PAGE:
The report that Rick Perry’s family leased a hunting property named “Niggerhead” illustrates two noteworthy dynamics of the Texan’s candidacy. One is simply that entering a presidential race as late as Perry did causes every pockmark to be magnified by an eager press corps and judged harshly by an impressionable public just getting to know the candidate. Since joining the fray in August, the Perry campaign has seen media maelstroms kicked up over his views on Social Security, the HPV vaccination mandate he instituted in Texas, and in-state college tuition for illegal immigrants. Meanwhile, the skeletons in chief rival Mitt Romney’s closet–the dog on the car roof, companies gutted by Bain Capital, the Massachusetts health reform that laid track for Obama’s national overhaul, etc.–are old news. Romney has been running for President almost non-stop for four years and his past, while important, simply doesn’t command the same level of attention. (It’s safe to say that Chris Christie, should he make a rumored last-minute leap into the race, would, like Perry, face a wave of scrutiny.)
But the other, more significant aspect of the Perry story is that it displays the painful racial tensions that linger in the South and the inevitable culture shock when Southern politicians of a certain age enter the national arena. One-time presidential flirt Haley Barbour drew criticism last year when he praised ’60s-era anti-segregation Citizens’ Councils and said of that tense, violent chapter in Mississippi’s history, “I just don’t remember it as being that bad.” In 2010, conservative darling and then newly elected Virginia Governor Bob McDonnell omitted any mention of slavery in his official declaration of Confederate History Month, attracting national scrutiny that forced him to issue an apology along with a new proclamation. (At the time, Barbour said McDonnell’s omission didn’t “matter for diddly.”)
Neither of these things were new phenomena. In the 1980s, Barbour warned an aide who spouted racial epithets that “he would be reincarnated as a watermelon and placed at the mercy of blacks.” McDonnell hails from a state that for 16 years spanning the ’80s and ’90s combined the federal holiday honoring Dr. Martin Luther King Jr. with another one celebrating confederate generals Robert E. Lee and Stonewall Jackson. It was in this same time period that Perry’s family began leasing a Texas property casually called “Niggerhead.”
The details of the new controversy are a bit fuzzy: There are conflicting accounts of how long Perry, whose father leased the ranch in 1983, frequented the property while the offensive name was still there. Perry says it was painted over in the first year of the lease, while others say it was at least partially visible through the 1990s when Perry took groups of colleagues there to hunt. It’s not clear to me that Perry’s limited connection with the name warrants rebuke. But that’s not really the point. Here’s what might be the most telling part of the Washington Post‘s story, a description of Throckmorton, the Texas town near to which the the property is located:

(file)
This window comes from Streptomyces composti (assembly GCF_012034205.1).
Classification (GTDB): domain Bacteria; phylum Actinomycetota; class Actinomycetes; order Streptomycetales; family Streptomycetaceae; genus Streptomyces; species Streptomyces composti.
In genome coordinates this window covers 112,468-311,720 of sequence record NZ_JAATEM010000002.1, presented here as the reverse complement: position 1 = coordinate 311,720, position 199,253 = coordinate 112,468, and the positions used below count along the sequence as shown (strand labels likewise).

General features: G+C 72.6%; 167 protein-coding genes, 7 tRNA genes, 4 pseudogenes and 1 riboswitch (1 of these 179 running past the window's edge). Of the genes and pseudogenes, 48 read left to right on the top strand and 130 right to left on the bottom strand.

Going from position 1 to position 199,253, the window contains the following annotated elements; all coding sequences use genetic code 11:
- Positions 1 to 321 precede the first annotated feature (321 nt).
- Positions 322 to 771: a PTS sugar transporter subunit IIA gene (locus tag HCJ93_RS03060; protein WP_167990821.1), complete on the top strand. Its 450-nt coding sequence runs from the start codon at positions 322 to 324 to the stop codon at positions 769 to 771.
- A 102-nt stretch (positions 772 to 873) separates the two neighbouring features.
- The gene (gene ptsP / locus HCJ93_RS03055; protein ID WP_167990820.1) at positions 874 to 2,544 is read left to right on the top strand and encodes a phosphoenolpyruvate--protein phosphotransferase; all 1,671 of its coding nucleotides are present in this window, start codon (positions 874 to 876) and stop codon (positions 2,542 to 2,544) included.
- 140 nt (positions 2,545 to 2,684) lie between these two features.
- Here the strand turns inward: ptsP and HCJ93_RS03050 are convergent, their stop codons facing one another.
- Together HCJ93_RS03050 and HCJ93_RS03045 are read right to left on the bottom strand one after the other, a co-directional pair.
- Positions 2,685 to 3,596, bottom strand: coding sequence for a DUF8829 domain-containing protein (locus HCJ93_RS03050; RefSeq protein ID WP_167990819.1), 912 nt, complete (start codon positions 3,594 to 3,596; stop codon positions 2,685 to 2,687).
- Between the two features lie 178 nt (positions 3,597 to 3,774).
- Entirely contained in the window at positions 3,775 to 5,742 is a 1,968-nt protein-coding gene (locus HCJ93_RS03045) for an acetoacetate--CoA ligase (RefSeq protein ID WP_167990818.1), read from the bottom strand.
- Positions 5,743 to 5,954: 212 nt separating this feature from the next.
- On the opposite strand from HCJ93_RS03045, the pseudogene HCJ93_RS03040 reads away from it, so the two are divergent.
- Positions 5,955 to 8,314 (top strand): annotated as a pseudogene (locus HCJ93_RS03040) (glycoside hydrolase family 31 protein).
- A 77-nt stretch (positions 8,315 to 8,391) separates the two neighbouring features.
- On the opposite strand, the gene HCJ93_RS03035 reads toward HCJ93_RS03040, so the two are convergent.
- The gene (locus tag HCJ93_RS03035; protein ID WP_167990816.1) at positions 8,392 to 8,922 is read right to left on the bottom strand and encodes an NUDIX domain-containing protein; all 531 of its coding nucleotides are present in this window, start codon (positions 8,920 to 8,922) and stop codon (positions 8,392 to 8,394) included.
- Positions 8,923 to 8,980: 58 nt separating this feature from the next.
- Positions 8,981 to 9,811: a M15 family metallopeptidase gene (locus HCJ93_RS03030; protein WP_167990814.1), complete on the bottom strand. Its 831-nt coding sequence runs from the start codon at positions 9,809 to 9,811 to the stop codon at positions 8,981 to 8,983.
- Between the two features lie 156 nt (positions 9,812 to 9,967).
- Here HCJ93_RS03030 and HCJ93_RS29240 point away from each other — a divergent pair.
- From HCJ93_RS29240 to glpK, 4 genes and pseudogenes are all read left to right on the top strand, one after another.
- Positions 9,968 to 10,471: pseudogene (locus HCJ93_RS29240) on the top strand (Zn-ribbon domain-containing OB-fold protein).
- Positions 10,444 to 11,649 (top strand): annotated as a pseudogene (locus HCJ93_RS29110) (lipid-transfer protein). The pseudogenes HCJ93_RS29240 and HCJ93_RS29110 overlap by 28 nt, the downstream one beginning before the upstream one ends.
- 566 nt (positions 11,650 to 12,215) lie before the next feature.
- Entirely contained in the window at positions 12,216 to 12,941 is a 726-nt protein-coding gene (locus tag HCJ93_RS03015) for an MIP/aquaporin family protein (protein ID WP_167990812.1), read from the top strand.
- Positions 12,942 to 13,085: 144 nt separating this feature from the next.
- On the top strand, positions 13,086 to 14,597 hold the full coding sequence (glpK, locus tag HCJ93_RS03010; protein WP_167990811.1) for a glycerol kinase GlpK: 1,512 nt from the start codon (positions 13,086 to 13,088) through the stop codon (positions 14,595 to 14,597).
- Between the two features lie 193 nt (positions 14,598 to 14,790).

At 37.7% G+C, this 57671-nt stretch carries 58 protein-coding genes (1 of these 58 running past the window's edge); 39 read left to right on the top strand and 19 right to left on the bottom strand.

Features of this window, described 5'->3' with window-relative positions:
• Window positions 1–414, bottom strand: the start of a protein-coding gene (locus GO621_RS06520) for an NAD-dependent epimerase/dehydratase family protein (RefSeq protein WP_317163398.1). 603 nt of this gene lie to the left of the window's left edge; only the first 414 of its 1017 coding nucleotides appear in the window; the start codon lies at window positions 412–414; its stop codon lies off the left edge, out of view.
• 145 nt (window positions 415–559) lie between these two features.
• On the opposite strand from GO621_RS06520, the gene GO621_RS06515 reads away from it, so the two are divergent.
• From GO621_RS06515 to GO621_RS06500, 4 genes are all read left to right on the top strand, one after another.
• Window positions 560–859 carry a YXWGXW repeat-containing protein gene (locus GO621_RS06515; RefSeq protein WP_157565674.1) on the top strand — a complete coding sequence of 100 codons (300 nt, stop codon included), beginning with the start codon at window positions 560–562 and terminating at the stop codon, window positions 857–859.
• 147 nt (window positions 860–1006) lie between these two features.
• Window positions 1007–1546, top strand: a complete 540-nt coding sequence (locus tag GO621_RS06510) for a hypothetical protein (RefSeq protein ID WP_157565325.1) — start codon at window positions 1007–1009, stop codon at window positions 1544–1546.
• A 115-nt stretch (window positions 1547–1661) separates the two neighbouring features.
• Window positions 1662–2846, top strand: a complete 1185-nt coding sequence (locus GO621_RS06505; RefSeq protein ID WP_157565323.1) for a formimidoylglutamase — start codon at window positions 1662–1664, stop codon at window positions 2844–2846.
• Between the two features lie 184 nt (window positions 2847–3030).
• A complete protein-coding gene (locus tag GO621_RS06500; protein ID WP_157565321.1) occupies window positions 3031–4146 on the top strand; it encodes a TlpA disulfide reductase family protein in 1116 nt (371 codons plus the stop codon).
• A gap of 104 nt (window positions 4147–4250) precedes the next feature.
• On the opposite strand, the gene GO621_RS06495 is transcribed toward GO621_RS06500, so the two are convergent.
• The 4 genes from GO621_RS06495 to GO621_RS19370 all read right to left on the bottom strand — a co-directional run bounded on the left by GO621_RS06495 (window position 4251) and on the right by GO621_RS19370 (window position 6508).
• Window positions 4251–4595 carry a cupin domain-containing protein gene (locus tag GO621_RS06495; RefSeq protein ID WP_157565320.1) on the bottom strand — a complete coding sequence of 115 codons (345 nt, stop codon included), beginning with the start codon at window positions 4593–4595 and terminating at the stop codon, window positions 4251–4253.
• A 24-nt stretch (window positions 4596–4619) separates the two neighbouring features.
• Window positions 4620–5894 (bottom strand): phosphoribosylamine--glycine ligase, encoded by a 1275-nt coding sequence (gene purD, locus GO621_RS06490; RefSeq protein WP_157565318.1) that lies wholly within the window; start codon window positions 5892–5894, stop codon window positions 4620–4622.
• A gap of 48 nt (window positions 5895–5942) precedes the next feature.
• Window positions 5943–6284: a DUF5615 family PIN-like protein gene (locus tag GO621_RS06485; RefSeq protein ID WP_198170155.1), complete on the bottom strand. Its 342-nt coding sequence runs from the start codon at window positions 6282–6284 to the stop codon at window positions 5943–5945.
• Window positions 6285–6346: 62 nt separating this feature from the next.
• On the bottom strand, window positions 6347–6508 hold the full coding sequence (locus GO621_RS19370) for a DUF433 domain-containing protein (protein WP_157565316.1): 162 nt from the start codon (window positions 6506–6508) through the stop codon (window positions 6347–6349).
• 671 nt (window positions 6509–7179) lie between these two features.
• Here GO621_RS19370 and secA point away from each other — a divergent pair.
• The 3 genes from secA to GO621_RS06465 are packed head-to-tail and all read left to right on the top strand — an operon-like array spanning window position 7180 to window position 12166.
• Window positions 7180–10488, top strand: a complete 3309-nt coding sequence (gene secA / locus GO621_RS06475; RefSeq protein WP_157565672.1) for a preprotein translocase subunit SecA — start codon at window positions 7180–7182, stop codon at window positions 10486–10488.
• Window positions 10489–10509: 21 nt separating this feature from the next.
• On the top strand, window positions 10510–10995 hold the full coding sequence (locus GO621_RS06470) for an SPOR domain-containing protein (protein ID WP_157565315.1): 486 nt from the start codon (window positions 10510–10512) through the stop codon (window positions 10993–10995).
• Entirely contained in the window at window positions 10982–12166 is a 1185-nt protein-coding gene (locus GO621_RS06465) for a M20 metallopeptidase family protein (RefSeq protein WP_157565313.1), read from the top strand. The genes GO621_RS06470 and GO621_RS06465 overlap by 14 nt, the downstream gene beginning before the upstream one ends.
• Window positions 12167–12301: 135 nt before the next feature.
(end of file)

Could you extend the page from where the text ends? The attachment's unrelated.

She said it was not uncommon in the 1950s and ’60s for whites to greet blacks with, “Morning, nigger!” “I heard that so much it’s like a broken record,” said Yeldell, who had never heard of the hunting spot by the river. Racial attitudes here have shifted slowly.
Haskell County began observing Martin Luther King Jr. Day two years ago, according to a county commissioner. And many older white residents understand the civil rights movement as a struggle that addressed problems elsewhere.
“It wasn’t the same issues here you were dealing with,” said Don Ballard, the superintendent of the Paint Creek school district. “Certainly were no picketing signs. Blacks were perfectly satisfied with what was happening…
It’s just a name,” said Haskell County Judge David Davis, sitting in his courtroom and looking at a window. “Like those are vertical blinds. It’s just what it was called. There was no significance other than as a hunting deal…”
Many Americans just aren’t exposed to this sort of story until a son of the South (Texas is borderline, granted) swaggers onto the national stage. Barbour, McDonnell and Perry aren’t perpetrating any grand modern-day racial malice. Rather, they’re from places where some whites don’t see what was “that bad” about the segregated South, why Blacks wouldn’t be “perfectly satisfied” in the 1960s, what slavery has to do with the confederacy, or that “Niggerhead” is not “just” a name. This is the world that Perry is from. It doesn’t make him guilty of anything, but it’s part of understanding a man who wants to be President.